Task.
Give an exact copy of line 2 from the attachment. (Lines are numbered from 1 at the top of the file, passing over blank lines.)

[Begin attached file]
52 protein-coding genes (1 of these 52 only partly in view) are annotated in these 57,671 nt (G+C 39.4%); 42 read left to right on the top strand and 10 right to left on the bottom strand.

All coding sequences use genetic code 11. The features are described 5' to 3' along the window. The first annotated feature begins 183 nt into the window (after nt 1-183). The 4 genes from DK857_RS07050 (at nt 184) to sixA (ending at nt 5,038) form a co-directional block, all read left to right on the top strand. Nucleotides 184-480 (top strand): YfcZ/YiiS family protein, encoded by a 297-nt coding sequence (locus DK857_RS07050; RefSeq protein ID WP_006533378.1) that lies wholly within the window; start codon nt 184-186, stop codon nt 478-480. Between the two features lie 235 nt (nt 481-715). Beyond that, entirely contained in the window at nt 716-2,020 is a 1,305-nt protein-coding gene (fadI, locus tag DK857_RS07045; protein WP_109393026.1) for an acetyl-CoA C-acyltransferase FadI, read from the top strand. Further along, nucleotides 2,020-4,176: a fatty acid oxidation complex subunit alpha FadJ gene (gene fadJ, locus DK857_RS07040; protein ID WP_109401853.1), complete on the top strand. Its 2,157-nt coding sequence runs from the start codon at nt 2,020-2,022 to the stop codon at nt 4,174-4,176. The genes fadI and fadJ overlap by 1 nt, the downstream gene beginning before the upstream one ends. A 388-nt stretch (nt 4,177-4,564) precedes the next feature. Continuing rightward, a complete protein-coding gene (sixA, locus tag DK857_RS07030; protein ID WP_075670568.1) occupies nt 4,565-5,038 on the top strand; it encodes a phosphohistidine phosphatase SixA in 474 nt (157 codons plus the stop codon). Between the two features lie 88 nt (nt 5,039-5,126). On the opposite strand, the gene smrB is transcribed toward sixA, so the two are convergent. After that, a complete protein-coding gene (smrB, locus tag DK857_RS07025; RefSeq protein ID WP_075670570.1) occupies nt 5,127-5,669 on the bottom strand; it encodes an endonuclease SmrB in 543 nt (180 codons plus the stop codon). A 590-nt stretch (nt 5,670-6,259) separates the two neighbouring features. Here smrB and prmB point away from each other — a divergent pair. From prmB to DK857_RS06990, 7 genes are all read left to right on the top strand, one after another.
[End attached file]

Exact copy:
All coding sequences use genetic code 11. The features are described 5' to 3' along the window. The first annotated feature begins 183 nt into the window (after nt 1-183). The 4 genes from DK857_RS07050 (at nt 184) to sixA (ending at nt 5,038) form a co-directional block, all read left to right on the top strand. Nucleotides 184-480 (top strand): YfcZ/YiiS family protein, encoded by a 297-nt coding sequence (locus DK857_RS07050; RefSeq protein ID WP_006533378.1) that lies wholly within the window; start codon nt 184-186, stop codon nt 478-480. Between the two features lie 235 nt (nt 481-715). Beyond that, entirely contained in the window at nt 716-2,020 is a 1,305-nt protein-coding gene (fadI, locus tag DK857_RS07045; protein WP_109393026.1) for an acetyl-CoA C-acyltransferase FadI, read from the top strand. Further along, nucleotides 2,020-4,176: a fatty acid oxidation complex subunit alpha FadJ gene (gene fadJ, locus DK857_RS07040; protein ID WP_109401853.1), complete on the top strand. Its 2,157-nt coding sequence runs from the start codon at nt 2,020-2,022 to the stop codon at nt 4,174-4,176. The genes fadI and fadJ overlap by 1 nt, the downstream gene beginning before the upstream one ends. A 388-nt stretch (nt 4,177-4,564) precedes the next feature. Continuing rightward, a complete protein-coding gene (sixA, locus tag DK857_RS07030; protein ID WP_075670568.1) occupies nt 4,565-5,038 on the top strand; it encodes a phosphohistidine phosphatase SixA in 474 nt (157 codons plus the stop codon). Between the two features lie 88 nt (nt 5,039-5,126). On the opposite strand, the gene smrB is transcribed toward sixA, so the two are convergent. After that, a complete protein-coding gene (smrB, locus tag DK857_RS07025; RefSeq protein ID WP_075670570.1) occupies nt 5,127-5,669 on the bottom strand; it encodes an endonuclease SmrB in 543 nt (180 codons plus the stop codon). A 590-nt stretch (nt 5,670-6,259) separates the two neighbouring features. Here smrB and prmB point away from each other — a divergent pair. From prmB to DK857_RS06990, 7 genes are all read left to right on the top strand, one after another.